When Dell pushed the survey out through Cunningham Lindsey’s marketing channels, the response was immediate: 400 completed surveys in two days—a substantial number given the investment of time needed to complete the forms and the fact that Dell thought only 60 positions would be needed.

“I think so many were interested in starting this new career because they recognized the opportunity,” says Dell. “They knew the volume of claims was very high, which meant that this wasn’t going to be a week or two of work but rather several months of employment that could, at the end, turn into a career for them. The ones who I talked to really looked at it as a new chapter of their lives.”

Problem Solving at Its Best

With the 60 candidates identified, Dell utilized Vale’s property claims training facility in Arlington, Texas, and also called in a favor to a friend at Rollins Inc., the parent company of Orkin Pest Control, which has a similar indoor residential training facility in Atlanta called the Rollins Learning Center, allowing him to run two training programs simultaneously. The hands-on approach was key to getting the candidates up to speed.

“It’s one thing to check a box and say that you can get up on the roof of a two-story house; it’s another when you’re looking up at a house and thinking, ‘Oh, boy, I have to get up there…,’” says Dell. “Our goal was to reassure them that not only do they have things like ladder assists available to help them, but also that it was always about doing the safe thing from a commonsense perspective. Getting them out of the classroom and into the types of physical claims environments that they would be working in helped convey what they should expect. It was a real ‘aha moment’ for many.”

At the end of the training week, successful candidates earned an emergency adjuster license from Florida and could begin handling claims. Most were given 15 claims to start and a process to follow in order for Vale to evaluate their progress closely.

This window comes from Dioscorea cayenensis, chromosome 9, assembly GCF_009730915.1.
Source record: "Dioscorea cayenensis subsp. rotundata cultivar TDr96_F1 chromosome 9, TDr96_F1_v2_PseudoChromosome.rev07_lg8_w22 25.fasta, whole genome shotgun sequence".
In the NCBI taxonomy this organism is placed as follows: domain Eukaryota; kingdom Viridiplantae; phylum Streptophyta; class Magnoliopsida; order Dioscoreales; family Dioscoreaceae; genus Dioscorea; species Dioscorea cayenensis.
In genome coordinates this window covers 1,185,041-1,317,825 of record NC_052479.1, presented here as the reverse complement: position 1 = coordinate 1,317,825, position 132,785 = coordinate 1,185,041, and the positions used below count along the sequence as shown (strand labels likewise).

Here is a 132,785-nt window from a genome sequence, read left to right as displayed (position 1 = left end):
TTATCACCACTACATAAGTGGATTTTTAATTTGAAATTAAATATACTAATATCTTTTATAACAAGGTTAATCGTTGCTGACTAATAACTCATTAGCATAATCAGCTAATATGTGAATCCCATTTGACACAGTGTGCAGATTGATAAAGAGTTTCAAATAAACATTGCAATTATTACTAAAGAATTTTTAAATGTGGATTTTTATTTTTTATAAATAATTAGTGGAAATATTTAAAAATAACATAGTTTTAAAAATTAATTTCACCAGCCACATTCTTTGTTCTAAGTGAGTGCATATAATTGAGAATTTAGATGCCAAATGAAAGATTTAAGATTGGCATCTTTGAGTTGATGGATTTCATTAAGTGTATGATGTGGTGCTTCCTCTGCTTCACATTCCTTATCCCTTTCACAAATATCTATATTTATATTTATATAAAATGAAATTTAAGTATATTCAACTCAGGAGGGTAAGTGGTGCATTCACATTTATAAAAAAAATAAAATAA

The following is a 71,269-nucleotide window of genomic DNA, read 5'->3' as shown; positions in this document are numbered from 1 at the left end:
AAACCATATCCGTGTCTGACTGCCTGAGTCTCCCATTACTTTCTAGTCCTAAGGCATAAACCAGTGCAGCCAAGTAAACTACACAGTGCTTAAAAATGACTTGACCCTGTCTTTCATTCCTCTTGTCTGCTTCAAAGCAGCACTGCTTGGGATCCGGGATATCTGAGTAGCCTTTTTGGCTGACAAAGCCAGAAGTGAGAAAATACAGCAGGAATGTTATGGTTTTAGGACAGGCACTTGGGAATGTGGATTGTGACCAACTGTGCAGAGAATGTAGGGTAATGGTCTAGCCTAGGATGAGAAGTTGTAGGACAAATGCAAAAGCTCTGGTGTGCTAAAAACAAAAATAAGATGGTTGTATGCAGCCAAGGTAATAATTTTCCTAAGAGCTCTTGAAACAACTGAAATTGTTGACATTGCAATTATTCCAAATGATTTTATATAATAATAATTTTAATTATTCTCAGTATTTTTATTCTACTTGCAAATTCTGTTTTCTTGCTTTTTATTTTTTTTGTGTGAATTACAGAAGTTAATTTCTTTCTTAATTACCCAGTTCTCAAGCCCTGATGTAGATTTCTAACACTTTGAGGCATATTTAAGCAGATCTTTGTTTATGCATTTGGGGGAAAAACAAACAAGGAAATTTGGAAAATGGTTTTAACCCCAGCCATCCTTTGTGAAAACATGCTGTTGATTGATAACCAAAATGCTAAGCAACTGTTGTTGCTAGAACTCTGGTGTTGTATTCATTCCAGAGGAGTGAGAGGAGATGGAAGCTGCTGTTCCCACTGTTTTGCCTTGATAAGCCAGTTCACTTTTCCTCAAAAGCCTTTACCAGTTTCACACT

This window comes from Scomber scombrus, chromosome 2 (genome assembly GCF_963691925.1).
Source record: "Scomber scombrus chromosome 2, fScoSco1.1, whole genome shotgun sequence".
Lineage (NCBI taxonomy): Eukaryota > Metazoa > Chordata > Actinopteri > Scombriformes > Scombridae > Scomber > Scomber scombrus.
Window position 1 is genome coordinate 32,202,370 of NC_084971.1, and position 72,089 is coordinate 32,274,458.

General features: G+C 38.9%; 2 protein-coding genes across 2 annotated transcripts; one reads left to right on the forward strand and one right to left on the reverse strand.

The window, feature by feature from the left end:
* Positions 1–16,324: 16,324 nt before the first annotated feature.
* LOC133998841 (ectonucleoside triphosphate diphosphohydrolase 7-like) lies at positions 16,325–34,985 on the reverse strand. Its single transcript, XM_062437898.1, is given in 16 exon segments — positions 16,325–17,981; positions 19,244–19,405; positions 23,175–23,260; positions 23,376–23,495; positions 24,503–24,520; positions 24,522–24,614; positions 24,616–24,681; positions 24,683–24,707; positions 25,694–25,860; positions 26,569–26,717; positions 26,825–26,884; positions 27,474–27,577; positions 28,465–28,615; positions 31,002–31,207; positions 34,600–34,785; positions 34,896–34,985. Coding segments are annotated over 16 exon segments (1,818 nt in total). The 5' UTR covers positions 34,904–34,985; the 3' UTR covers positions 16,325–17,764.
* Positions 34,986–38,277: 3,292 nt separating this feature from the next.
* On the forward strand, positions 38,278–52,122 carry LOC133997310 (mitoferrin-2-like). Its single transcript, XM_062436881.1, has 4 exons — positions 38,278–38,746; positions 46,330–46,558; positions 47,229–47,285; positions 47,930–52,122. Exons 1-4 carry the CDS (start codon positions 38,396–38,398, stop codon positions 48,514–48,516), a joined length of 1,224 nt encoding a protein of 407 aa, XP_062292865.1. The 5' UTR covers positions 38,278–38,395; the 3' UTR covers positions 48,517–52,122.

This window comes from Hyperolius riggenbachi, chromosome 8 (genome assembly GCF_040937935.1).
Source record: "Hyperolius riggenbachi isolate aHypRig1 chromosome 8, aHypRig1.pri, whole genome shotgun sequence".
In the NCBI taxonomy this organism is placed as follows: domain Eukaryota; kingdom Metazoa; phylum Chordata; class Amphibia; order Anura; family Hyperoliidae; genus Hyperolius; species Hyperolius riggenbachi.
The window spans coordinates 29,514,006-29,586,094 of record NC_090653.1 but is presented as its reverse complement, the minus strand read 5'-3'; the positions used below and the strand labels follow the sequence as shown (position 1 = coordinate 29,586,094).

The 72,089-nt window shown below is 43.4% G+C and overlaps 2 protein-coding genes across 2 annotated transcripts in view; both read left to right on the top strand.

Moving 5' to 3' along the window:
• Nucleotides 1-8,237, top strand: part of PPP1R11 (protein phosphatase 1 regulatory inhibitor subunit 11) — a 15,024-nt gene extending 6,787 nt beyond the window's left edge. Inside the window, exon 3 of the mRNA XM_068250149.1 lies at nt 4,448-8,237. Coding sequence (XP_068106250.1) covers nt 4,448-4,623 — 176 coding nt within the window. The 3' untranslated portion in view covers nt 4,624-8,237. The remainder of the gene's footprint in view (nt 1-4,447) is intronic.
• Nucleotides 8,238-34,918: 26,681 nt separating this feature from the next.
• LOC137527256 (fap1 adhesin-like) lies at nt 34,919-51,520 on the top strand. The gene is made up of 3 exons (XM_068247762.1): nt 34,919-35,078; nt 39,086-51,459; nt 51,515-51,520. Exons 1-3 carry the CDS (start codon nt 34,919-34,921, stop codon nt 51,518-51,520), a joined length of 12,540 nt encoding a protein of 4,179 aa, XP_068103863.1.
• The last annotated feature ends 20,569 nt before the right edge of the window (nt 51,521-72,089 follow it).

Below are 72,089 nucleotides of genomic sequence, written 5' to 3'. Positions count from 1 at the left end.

“We didn’t just cut them loose; we set up an experienced team leader in a hotel conference room who stayed near them during deployment,” explains Dell. “The new claims professionals would work one claim by collecting and uploading the pictures, measurements, and data, then bring it all back to the team leader for review and feedback. It served as a safety net for everyone. Once they did that successfully three times, the new claims professional could stay out in the field without coming back after each inspection, but the support from the team leader remained.”

Though the compressed timeframe for training won’t stick around, the ability to adapt to emergency situations while maintaining a commitment to safety and continuing education means Dell could bring the program back again should circumstances require it.

“Vale’s standard property program is three weeks and is designed for students to absorb information, write many estimates, receive feedback, and build confidence in using software in the adjusting process,” says Dell. “This is a proven model we will maintain. The success of these new claims professionals confirms a modified learning strategy works in times of need.”

Eric Gilkey is executive editor of CLM Magazine, a publication of the Claims and Litigation Management (CLM) Alliance. He may be reached at 513-273-8025, eric.gilkey@TheCLM.org.